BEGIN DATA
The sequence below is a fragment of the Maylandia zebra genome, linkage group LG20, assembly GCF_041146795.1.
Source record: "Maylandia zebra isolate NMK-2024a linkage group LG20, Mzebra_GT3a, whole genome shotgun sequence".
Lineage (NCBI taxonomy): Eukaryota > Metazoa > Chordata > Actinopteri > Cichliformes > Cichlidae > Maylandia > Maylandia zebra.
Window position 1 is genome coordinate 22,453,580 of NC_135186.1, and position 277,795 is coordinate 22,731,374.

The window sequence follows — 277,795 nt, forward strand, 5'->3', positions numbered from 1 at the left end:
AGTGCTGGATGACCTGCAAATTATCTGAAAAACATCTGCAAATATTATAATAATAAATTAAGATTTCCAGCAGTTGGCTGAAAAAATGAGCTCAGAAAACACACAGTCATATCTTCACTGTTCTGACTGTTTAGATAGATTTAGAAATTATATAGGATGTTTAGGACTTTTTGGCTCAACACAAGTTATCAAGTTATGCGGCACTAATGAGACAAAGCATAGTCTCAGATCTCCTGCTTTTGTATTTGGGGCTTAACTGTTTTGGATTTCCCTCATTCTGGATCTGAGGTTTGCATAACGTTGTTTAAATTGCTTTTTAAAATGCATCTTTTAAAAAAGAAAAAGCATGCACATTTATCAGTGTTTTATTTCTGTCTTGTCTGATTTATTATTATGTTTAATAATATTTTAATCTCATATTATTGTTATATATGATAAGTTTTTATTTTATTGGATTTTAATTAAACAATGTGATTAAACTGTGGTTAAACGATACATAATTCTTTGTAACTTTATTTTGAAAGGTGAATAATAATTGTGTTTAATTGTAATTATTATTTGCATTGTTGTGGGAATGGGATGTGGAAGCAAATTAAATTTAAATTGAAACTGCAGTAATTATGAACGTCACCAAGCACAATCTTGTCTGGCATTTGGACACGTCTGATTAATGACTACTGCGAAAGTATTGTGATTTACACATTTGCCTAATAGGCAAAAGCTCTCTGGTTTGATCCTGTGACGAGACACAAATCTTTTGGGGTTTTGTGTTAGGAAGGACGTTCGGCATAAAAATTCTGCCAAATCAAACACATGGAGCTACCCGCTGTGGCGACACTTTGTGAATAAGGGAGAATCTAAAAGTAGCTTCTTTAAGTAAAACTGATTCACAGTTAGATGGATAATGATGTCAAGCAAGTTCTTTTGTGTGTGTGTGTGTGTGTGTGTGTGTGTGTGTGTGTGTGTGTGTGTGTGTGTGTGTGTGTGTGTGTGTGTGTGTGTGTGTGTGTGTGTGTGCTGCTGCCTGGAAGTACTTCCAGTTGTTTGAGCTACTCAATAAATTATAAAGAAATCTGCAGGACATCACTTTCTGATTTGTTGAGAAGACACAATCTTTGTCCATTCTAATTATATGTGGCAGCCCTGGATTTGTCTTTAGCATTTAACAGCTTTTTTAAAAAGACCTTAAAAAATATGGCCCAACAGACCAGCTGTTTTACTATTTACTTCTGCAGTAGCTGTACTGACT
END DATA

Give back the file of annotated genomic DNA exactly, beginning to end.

The sequence below is a fragment of the Maylandia zebra genome, linkage group LG20, assembly GCF_041146795.1.
Source record: "Maylandia zebra isolate NMK-2024a linkage group LG20, Mzebra_GT3a, whole genome shotgun sequence".
Lineage (NCBI taxonomy): Eukaryota > Metazoa > Chordata > Actinopteri > Cichliformes > Cichlidae > Maylandia > Maylandia zebra.
Window position 1 is genome coordinate 22,453,580 of NC_135186.1, and position 277,795 is coordinate 22,731,374.

The window sequence follows — 277,795 nt, forward strand, 5'->3', positions numbered from 1 at the left end:
AGTGCTGGATGACCTGCAAATTATCTGAAAAACATCTGCAAATATTATAATAATAAATTAAGATTTCCAGCAGTTGGCTGAAAAAATGAGCTCAGAAAACACACAGTCATATCTTCACTGTTCTGACTGTTTAGATAGATTTAGAAATTATATAGGATGTTTAGGACTTTTTGGCTCAACACAAGTTATCAAGTTATGCGGCACTAATGAGACAAAGCATAGTCTCAGATCTCCTGCTTTTGTATTTGGGGCTTAACTGTTTTGGATTTCCCTCATTCTGGATCTGAGGTTTGCATAACGTTGTTTAAATTGCTTTTTAAAATGCATCTTTTAAAAAAGAAAAAGCATGCACATTTATCAGTGTTTTATTTCTGTCTTGTCTGATTTATTATTATGTTTAATAATATTTTAATCTCATATTATTGTTATATATGATAAGTTTTTATTTTATTGGATTTTAATTAAACAATGTGATTAAACTGTGGTTAAACGATACATAATTCTTTGTAACTTTATTTTGAAAGGTGAATAATAATTGTGTTTAATTGTAATTATTATTTGCATTGTTGTGGGAATGGGATGTGGAAGCAAATTAAATTTAAATTGAAACTGCAGTAATTATGAACGTCACCAAGCACAATCTTGTCTGGCATTTGGACACGTCTGATTAATGACTACTGCGAAAGTATTGTGATTTACACATTTGCCTAATAGGCAAAAGCTCTCTGGTTTGATCCTGTGACGAGACACAAATCTTTTGGGGTTTTGTGTTAGGAAGGACGTTCGGCATAAAAATTCTGCCAAATCAAACACATGGAGCTACCCGCTGTGGCGACACTTTGTGAATAAGGGAGAATCTAAAAGTAGCTTCTTTAAGTAAAACTGATTCACAGTTAGATGGATAATGATGTCAAGCAAGTTCTTTTGTGTGTGTGTGTGTGTGTGTGTGTGTGTGTGTGTGTGTGTGTGTGTGTGTGTGTGTGTGTGTGTGTGTGTGTGTGTGTGTGTGTGTGTGTGCTGCTGCCTGGAAGTACTTCCAGTTGTTTGAGCTACTCAATAAATTATAAAGAAATCTGCAGGACATCACTTTCTGATTTGTTGAGAAGACACAATCTTTGTCCATTCTAATTATATGTGGCAGCCCTGGATTTGTCTTTAGCATTTAACAGCTTTTTTAAAAAGACCTTAAAAAATATGGCCCAACAGACCAGCTGTTTTACTATTTACTTCTGCAGTAGCTGTACTGACT